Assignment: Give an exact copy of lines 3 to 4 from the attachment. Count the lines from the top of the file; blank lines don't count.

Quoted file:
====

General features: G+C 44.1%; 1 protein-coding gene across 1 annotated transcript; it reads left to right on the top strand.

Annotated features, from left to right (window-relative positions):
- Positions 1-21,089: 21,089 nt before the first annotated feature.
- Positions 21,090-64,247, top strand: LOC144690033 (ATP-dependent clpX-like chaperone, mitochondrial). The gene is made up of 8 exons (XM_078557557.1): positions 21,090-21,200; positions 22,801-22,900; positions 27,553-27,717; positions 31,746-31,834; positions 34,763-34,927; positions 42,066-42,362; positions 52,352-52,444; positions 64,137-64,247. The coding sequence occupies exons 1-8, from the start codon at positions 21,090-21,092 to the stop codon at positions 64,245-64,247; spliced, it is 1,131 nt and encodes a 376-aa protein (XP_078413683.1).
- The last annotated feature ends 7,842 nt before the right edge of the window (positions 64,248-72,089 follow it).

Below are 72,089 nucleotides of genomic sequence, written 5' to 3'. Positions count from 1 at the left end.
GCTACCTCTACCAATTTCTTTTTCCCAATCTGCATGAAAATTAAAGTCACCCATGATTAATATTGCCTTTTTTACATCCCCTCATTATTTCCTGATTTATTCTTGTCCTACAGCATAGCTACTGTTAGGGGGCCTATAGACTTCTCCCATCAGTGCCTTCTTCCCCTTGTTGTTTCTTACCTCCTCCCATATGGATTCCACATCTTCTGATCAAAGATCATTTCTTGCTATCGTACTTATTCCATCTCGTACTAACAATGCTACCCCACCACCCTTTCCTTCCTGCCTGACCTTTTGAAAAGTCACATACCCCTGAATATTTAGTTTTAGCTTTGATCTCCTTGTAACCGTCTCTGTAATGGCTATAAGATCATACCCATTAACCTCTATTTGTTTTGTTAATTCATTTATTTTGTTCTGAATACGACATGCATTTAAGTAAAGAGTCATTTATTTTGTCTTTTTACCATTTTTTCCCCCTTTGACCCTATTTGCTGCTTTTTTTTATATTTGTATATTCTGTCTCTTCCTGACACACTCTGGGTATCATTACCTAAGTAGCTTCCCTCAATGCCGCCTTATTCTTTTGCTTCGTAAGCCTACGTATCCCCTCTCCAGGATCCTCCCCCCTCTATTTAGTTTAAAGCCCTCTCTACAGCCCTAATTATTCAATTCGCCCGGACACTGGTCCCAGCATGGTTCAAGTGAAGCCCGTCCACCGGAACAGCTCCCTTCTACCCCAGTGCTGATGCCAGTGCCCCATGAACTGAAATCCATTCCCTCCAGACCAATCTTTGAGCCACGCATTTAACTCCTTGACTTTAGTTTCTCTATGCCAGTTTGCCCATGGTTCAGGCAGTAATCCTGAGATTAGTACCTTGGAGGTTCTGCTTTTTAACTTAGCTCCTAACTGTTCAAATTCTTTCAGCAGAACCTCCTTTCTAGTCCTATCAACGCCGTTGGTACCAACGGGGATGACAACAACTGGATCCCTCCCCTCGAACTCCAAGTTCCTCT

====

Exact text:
- Positions 1-21,089: 21,089 nt before the first annotated feature.
- Positions 21,090-64,247, top strand: LOC144690033 (ATP-dependent clpX-like chaperone, mitochondrial). The gene is made up of 8 exons (XM_078557557.1): positions 21,090-21,200; positions 22,801-22,900; positions 27,553-27,717; positions 31,746-31,834; positions 34,763-34,927; positions 42,066-42,362; positions 52,352-52,444; positions 64,137-64,247. The coding sequence occupies exons 1-8, from the start codon at positions 21,090-21,092 to the stop codon at positions 64,245-64,247; spliced, it is 1,131 nt and encodes a 376-aa protein (XP_078413683.1).